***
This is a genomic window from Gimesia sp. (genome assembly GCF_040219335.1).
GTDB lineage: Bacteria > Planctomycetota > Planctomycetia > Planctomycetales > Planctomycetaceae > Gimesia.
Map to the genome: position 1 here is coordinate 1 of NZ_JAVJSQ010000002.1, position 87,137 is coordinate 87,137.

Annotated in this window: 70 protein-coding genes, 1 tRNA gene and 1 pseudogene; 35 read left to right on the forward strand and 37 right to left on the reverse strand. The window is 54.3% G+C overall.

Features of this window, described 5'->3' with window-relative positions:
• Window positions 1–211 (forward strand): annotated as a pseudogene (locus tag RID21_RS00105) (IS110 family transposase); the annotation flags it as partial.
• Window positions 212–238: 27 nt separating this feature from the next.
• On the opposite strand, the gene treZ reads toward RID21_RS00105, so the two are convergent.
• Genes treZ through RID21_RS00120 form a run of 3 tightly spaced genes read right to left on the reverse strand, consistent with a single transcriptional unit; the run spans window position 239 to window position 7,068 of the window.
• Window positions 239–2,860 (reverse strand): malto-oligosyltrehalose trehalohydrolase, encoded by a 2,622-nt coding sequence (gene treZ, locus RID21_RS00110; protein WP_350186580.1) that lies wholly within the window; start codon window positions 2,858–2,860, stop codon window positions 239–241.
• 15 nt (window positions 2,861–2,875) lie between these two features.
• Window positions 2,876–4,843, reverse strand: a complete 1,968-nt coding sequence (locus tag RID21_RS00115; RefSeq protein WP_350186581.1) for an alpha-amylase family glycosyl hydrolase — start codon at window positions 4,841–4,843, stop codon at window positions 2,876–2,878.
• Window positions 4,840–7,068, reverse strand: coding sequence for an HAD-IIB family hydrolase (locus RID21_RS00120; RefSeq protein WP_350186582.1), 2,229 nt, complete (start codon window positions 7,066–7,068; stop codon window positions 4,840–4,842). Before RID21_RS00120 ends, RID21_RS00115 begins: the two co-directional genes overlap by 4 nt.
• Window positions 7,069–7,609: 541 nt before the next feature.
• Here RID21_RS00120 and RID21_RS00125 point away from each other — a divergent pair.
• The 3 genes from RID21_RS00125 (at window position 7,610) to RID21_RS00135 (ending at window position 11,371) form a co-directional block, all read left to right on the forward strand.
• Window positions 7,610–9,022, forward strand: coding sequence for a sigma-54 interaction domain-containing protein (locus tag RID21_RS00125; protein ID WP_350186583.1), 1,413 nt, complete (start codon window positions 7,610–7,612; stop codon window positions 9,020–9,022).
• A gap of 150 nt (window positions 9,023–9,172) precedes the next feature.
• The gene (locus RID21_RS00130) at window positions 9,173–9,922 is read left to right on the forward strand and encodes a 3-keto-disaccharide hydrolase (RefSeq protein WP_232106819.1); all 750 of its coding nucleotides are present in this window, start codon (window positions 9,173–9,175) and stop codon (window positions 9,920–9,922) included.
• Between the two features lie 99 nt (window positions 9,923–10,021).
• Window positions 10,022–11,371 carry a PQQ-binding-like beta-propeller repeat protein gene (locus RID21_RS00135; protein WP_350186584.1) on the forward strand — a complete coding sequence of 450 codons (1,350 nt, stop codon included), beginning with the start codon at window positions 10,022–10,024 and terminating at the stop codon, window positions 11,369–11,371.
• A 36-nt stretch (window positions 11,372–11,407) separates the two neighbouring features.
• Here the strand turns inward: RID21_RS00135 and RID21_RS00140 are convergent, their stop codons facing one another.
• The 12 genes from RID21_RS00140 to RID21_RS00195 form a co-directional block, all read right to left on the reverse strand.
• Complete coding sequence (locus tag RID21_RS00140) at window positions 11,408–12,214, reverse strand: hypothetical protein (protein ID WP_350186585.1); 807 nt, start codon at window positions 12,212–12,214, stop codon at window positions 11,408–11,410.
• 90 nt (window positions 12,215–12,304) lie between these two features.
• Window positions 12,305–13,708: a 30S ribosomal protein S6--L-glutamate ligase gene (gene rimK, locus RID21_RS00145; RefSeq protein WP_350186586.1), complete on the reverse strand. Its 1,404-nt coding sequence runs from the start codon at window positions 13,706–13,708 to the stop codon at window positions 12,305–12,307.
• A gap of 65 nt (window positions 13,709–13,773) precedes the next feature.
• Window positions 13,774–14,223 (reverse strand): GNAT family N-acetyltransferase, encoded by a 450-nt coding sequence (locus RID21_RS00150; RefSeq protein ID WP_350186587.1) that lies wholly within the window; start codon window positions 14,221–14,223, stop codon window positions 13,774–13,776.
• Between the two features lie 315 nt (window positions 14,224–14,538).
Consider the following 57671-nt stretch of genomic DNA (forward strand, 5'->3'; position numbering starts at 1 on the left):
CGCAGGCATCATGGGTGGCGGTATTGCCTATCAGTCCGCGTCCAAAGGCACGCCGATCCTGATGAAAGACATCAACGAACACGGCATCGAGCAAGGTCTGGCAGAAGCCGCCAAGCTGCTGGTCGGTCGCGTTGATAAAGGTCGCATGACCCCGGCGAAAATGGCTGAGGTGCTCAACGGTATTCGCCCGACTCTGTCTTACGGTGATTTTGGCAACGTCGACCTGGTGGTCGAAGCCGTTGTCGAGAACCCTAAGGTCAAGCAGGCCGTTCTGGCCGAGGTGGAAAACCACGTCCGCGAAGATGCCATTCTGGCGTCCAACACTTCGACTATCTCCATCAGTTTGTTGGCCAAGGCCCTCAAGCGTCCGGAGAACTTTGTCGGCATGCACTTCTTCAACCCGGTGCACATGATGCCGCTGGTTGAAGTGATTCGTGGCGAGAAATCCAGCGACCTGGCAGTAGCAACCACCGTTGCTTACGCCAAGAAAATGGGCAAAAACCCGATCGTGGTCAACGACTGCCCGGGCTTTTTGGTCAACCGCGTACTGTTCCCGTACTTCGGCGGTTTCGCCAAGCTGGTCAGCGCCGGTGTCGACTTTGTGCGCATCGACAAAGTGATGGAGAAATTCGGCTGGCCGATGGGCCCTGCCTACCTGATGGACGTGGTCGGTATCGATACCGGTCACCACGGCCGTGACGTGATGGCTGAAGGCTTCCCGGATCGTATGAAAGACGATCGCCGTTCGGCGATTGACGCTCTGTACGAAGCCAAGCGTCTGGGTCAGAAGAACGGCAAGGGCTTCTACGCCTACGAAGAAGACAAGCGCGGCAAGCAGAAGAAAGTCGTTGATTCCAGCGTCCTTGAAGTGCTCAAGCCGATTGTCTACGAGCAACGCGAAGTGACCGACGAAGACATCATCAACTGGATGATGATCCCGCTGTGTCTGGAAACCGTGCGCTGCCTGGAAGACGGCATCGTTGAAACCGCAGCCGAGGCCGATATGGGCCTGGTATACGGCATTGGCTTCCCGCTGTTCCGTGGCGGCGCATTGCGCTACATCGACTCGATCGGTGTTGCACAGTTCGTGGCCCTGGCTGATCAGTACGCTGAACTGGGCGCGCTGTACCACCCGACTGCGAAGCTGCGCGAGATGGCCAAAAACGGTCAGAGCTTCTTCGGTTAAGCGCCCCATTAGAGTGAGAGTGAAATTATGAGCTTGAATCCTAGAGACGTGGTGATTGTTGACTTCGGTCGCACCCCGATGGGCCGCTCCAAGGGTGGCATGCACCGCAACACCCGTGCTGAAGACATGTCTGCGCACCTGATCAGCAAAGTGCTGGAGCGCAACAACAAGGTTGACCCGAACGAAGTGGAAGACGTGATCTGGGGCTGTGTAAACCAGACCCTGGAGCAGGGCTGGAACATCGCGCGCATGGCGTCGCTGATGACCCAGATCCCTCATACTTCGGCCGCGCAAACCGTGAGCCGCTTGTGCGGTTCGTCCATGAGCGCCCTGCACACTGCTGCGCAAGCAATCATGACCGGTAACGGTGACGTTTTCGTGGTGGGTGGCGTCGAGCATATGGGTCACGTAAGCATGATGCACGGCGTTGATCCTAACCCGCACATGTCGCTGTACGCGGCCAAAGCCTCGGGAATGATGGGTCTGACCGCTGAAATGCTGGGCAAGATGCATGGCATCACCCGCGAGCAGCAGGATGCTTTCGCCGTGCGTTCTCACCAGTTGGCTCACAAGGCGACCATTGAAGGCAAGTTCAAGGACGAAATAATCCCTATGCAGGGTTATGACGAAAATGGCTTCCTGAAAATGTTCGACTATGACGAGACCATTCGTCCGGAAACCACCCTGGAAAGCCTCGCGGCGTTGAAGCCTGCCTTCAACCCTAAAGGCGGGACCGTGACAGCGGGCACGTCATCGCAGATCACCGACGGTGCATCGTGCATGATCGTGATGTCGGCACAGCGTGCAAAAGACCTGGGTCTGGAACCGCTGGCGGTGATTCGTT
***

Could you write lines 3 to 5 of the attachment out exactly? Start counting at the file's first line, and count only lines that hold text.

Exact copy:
Map to the genome: position 1 here is coordinate 1 of NZ_JAVJSQ010000002.1, position 87,137 is coordinate 87,137.

Annotated in this window: 70 protein-coding genes, 1 tRNA gene and 1 pseudogene; 35 read left to right on the forward strand and 37 right to left on the reverse strand. The window is 54.3% G+C overall.

Features of this window, described 5'->3' with window-relative positions: